Commentary

At least go back to making moonshine in the woods, Junior

Imagine Ed Hinton's disappointment when he learned recently that backwoods-made, midnight-hauled moonshine -- the lifeblood of early NASCAR -- is actually fancy-pants, pinkie-in-the-air vodka. Oh, the travesty!

Updated: December 19, 2008, 9:28 PM ET
By Ed Hinton | ESPN.com

Junior JohnsonAP Photo/Rick HavnerJunior Johnson's gone legit? His Midnight Moon is likely available at a fine spirits retailer near you.

In this time of tinkling ice cubes and holiday punch, have you grown tired of spiced rum? Is bourbon too obtrusive in your eggnog? Is scotch just not festive enough? Mulled wine too sweet?

Well, then … have you considered moonshine?

Versatile stuff, moonshine.

Moonshine on the rocks. Moonshine martini (shaken, not stirred). Shine and soda, with a twist. Maybe a big bowl of moon nog. And for your holiday brunch, how about Moonshine Marys with a little Tabasco and a celery stalk?

This is particularly appropriate for NASCAR enthusiasts this time of year. Why drink everyday liquor when you can celebrate with the very elixir from which all NASCAR life originated?

I should point out quickly -- before my house is raided by ATF agents -- that my holiday hints are entirely legal, thanks to one Robert Glen Johnson Jr., better known as Junior Johnson, the most notorious moonshine runner ever to hit NASCAR.

Junior, 77, and his business partners are making and selling moonshine legally from an old distillery that had been shut down since a federal raid in 1930 in Madison, N.C. Junior and friends obtained a license by agreeing to pay the state and federal tax on the liquor they produced.

Much of moonshine lore involved the avoidance of paying tax, but Junior and friends have preserved the flavor for polite society.

Junior Johnson's Midnight Moon ("Carolina Moonshine," the label elaborates) is made from his daddy's recipe, which is "over 100 years old," Junior said the other day.

It's been handed down through a lineage that never considered moonshining wrong, just a violation of unjust federal tax laws. It was, simply, a way to make a living for families on hardscrabble Appalachian farmland.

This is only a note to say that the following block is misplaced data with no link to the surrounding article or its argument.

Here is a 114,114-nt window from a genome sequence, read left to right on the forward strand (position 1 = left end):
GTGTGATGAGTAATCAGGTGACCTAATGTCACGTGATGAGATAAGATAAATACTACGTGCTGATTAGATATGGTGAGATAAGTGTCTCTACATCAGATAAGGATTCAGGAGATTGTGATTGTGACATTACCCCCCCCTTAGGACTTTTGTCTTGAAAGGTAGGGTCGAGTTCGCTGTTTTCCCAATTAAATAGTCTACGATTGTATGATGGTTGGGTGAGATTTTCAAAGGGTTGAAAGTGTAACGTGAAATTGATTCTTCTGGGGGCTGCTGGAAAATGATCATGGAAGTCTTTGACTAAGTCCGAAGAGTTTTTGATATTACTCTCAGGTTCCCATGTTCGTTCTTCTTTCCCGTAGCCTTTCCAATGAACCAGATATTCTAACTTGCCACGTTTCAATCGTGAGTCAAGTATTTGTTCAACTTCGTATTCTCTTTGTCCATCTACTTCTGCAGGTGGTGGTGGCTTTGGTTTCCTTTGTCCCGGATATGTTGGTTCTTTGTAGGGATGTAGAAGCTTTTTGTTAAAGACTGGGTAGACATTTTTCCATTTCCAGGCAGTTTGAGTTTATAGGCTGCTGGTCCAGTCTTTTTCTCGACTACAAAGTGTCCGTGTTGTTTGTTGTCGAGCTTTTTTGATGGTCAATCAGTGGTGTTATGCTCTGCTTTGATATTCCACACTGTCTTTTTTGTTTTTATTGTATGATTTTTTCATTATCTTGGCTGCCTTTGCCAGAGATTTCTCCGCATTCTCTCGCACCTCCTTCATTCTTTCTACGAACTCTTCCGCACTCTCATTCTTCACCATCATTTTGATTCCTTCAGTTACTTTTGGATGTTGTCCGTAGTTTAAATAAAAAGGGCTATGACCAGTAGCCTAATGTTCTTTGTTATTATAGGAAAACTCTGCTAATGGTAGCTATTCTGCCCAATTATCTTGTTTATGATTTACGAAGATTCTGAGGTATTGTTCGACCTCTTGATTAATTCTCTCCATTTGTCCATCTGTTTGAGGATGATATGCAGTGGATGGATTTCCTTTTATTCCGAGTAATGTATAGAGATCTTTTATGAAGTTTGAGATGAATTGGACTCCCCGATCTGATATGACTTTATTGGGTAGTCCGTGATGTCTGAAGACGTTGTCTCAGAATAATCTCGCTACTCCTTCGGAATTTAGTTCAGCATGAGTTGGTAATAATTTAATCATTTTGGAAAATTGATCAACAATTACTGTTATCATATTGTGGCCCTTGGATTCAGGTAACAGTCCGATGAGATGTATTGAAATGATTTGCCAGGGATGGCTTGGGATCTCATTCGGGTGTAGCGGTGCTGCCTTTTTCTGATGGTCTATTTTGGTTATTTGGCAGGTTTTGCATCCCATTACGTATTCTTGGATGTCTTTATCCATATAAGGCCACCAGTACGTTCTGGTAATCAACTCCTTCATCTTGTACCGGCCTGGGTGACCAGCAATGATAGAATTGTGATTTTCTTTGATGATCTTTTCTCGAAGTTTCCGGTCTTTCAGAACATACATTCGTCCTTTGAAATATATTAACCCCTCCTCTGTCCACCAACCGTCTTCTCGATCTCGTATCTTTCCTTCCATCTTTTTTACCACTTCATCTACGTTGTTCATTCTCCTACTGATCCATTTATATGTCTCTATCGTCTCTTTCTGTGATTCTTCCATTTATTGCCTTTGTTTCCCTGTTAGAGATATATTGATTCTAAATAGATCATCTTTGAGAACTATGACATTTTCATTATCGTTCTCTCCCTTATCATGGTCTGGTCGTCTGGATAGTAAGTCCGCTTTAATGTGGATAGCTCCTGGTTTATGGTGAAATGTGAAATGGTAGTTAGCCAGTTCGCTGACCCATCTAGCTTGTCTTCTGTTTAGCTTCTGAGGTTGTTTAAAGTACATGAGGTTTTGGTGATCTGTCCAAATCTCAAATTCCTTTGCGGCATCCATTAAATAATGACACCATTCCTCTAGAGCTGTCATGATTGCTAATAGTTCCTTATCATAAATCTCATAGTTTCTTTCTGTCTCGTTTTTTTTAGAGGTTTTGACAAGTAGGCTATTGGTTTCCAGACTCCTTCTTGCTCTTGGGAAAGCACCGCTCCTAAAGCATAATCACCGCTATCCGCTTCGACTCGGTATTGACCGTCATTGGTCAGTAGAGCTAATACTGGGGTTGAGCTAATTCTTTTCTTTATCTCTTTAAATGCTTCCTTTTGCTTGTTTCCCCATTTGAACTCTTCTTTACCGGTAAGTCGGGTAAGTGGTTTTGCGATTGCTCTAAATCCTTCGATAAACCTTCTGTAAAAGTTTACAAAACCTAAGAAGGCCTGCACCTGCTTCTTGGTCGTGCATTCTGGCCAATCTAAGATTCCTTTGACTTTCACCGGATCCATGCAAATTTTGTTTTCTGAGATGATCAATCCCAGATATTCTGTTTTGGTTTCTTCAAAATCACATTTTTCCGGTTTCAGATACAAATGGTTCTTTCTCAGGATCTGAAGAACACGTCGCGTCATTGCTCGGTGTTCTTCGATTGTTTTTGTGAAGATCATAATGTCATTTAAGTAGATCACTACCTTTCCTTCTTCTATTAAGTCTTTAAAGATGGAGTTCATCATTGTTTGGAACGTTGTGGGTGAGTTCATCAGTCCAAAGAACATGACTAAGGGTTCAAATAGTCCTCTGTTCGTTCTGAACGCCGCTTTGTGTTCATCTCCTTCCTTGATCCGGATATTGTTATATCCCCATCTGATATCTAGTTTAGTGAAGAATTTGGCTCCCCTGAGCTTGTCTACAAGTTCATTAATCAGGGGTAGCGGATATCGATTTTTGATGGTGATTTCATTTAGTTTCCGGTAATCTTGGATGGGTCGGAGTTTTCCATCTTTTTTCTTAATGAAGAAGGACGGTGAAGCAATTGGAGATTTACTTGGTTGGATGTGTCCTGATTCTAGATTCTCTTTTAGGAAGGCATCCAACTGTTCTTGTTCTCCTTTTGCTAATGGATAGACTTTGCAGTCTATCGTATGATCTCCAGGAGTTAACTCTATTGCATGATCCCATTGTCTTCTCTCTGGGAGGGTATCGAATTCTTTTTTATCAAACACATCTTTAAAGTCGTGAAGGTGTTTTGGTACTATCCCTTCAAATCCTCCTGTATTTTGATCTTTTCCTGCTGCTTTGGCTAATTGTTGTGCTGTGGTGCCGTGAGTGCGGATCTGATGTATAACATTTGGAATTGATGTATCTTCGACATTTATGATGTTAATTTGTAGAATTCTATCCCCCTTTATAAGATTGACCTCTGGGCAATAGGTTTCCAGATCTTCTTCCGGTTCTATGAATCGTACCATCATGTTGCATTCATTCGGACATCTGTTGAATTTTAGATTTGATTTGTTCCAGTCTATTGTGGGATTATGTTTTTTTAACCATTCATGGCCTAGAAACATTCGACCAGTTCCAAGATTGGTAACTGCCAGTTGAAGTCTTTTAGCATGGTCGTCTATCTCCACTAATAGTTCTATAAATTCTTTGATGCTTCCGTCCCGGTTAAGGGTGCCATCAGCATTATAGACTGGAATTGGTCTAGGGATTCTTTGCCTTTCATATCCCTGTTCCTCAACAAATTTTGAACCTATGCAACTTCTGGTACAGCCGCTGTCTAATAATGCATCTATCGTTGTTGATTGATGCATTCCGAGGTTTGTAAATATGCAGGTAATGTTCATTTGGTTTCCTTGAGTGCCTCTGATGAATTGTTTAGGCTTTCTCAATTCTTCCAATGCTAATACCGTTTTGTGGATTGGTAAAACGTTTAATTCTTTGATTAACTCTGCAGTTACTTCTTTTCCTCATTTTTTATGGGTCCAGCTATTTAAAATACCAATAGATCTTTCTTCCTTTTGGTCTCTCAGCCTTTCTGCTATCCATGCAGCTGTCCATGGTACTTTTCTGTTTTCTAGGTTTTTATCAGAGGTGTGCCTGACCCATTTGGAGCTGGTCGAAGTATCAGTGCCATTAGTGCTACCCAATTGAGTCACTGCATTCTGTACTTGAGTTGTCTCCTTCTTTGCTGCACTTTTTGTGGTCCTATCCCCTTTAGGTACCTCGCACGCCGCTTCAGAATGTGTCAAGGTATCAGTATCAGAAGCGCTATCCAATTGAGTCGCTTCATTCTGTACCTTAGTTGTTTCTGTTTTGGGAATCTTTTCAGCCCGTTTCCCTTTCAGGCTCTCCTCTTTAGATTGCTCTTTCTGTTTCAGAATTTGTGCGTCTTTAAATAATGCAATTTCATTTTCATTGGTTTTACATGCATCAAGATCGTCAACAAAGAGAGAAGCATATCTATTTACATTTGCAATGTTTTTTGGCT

It's the same recipe that filled the thousands of quart jars, in cases, that revenuers hauled out of the Johnson household in 1935, when Junior was just 4. They were sliding the cases down on planks from the attic, and Junior and his brother Fred had a grand time riding the cases down the slides.

"The officers would fuss at us: 'You young'uns git your hind ends outta here!'" Junior recalls. "We says, 'We live here! You'uns git outta here!'"

It's the same mash -- fermented from corn, malt and sugar -- Junior was getting ready to boil when he went down to stoke his father's still in the predawn hours of a morning in 1956 and found revenuers waiting in the woods. He was so fast, so artful on the road that they had never caught him by car -- and never would -- so they had to tackle him on foot.

He did a year in federal prison, and he couldn't even vote or get a passport for another 30 years, until he was pardoned by President Ronald Reagan in 1986.

Same mash, but different distilling process. It's triple distilled for smoothness, and it's held to 80 proof.

"Moonshiners make it 100 proof," Junior said in present tense, for there is still some illegal moonshining today -- largely to keep the tradition alive. "And the 100-proof stuff, it burns the s--- out of you."

Thus terms such as "white lightnin'" and "white liquor."

But it was in researching Midnight Moon that I discovered a secret that somewhat burst my bubble about all the lore of moonshine runners turned race drivers.